Tuesday, January 18, 2022
Soweto Travel Guide - Travel S Helper

Soweto

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Soweto is a township in Johannesburg, Gauteng, South Africa, that is bordered on the south by the city’s mining belt. Its name is an acronym for SouthWestern Townships in English.

It is currently part of the City of Johannesburg Metropolitan Municipality, Suburbs of Johannesburg, after formerly being a distinct municipality.

Soweto is an abbreviation for South Western Townships and was originally used in 1963 to denote a set of townships to the south west of Johannesburg. These townships were founded during a bubonic plague epidemic in Johannesburg’s inner city slums in 1904, but many black South Africans were forcibly transferred from the city and its suburbs to Soweto and other townships under the apartheid administration.

Soweto – Info Card

POPULATION : 1,271,628
FOUNDED :  1963
TIME ZONE : 
LANGUAGE :IsiZulu 350,940 40.87 IsiXhosa 88,474 10.3 Afrikaans 5,639 0.66 Sepedi 41,179 4.8 Setswana 106,419 12.39 English 3,047 0.35 Sesotho 157,263 18.32 Xitsonga 62,157 7.24 SiSwati 8,696 1.01 Tshivenda 29,498 3.44 IsiNdebele 2,801 0.33 Other 2,531 0.29
RELIGION : Zion Christian 11.1%, Pentecostal/Charismatic 8.2%, Catholic 7.1%, Methodist 6.8%, Dutch Reformed 6.7%, Anglican 3.8%, Muslim 1.5%, other Christian 36%, other 2.3%, unspecified 1.4%, none 15.1%
AREA : 200.03 square kilometres (77.23 sq mi)
ELEVATION : 1,600 m (5,200 ft)
COORDINATES : 26°15′58″S 27°51′57″E
SEX RATIO : Male: 49.62
 Female: 50.38
ETHNIC :Black 1,253,037 98.54 White 1,421 0.11 Coloured 13,079 1.03 Asian 1,418 0.11 Other 2,674 0.21
AREA CODE : 
POSTAL CODE : 4309
DIALING CODE : 
WEBSITE : Official Website

Tourism in Soweto

Soweto landmarks include:

  • Chris Hani Baragwanath Hospital, Diepkloof
  • Soweto Wall of Fame
  • Orlando Towers
  • Mandela House
  • Tutu House
  • Credo Mutwa village, Central Western Jabavu
  • Walter Sisulu Square, Kliptown
  • Regina Mundi, Rockville
  • Freedom Towers
  • SAAF 1723, a decommissioned Avro Shackleton of the South African Air Force is on static display on the roof of Vic’s Viking Garage, a service station on the Golden Highway.

Climate of Soweto

MonthJanFebMarAprMayJunJulAugSepOctNovDec 
Average high °C (°F)26.4
(79.5)
25.8
(78.4)
24.7
(76.5)
22.1
(71.8)
19.6
(67.3)
16.9
(62.4)
17.3
(63.1)
20.3
(68.5)
23.4
(74.1)
25
(77)
25.3
(77.5)
26.1
(79)
 
Daily mean °C (°F)20.4
(68.7)
19.8
(67.6)
18.5
(65.3)
15.5
(59.9)
12.1
(53.8)
9
(48)
9.2
(48.6)
12.1
(53.8)
15.7
(60.3)
18
(64)
19
(66)
19.9
(67.8)
 
Average low °C (°F)14.4
(57.9)
13.9
(57)
12.3
(54.1)
8.9
(48)
4.6
(40.3)
1.2
(34.2)
1.2
(34.2)
4
(39)
8
(46)
11
(52)
12.7
(54.9)
13.7
(56.7)

Economy of Soweto

Although local townships tend to include a mix of wealthy and poorer people, several portions of Soweto rank among the lowest in Johannesburg. Households in the northwest and southeast have lower earnings, while those in the southwest have greater incomes.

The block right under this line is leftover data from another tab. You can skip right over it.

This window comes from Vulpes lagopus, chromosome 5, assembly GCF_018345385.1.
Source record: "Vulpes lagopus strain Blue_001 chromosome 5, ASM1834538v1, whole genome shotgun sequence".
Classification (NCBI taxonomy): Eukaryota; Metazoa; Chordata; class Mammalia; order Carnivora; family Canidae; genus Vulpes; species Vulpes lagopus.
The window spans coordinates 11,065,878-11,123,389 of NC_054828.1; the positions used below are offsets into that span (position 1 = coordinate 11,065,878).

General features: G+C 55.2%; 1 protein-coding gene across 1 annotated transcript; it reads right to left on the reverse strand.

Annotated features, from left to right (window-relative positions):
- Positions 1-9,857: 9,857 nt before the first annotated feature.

The apartheid regime greatly hampered Soweto’s economic growth by providing inadequate infrastructure and prohibiting citizens from starting their own enterprises. Roads remained unpaved, and many inhabitants, for example, had to share a single tap between four homes. Soweto was intended to serve as a dormitory town for black Africans employed in white-owned homes, factories, and businesses. Between 1923 and 1976, the Natives (Urban Areas) Consolidation Act and its predecessors limited people in Soweto to seven self-employment categories. Sowetans might run general stores, butcher shops, restaurants, sell milk and vegetables, or hawk things. The total number of such businesses was rigorously regulated at all times. As a consequence, informal commerce arose outside of officially sanctioned operations.

Only two theatres and two motels remained in 1976, and only 83 percent of homes had power. There was no flowing water for up to 93 percent of the population. Using fire for cooking and heating caused respiratory difficulties, contributing to high infant death rates (54 per 1,000 vs. 18 for whites, according to 1976 estimates).

In 1977, the prohibitions on economic operations were eased, allowing the taxi sector to flourish as a viable alternative to Soweto’s insufficient bus and rail services.

In 1994, Sowetans earned over six and a half times less than their colleagues in Johannesburg’s affluent districts (1994 estimates). Sowetans make up less than 2% of Johannesburg’s population. [requires citation] Some Sowetans are still poor, while others live in shanty settlements with little or no amenities. Informal housing makes up to 85 percent of Kliptown. [requires citation] Soweto’s impoverished, according to the Soweto Power Crisis Committee, are unable to pay for electricity. The group thinks that the government of South Africa’s privatization efforts will exacerbate the problem. According to research, 62 percent of inhabitants in Orlando East and Pimville were either jobless or retired.

Recently, there have been hints of economic progress. The Johannesburg City Council started installing additional street lights and paving roads. The building of Protea Mall, Jabulani Mall, the development of Maponya Mall, an expensive hotel in Kliptown, and the Orlando Ekhaya entertainment complex were all planned as private ventures to tap on Sowetans’ combined purchasing power of R4.3 billion. Soweto has also evolved into a cultural and nightlife hotspot.

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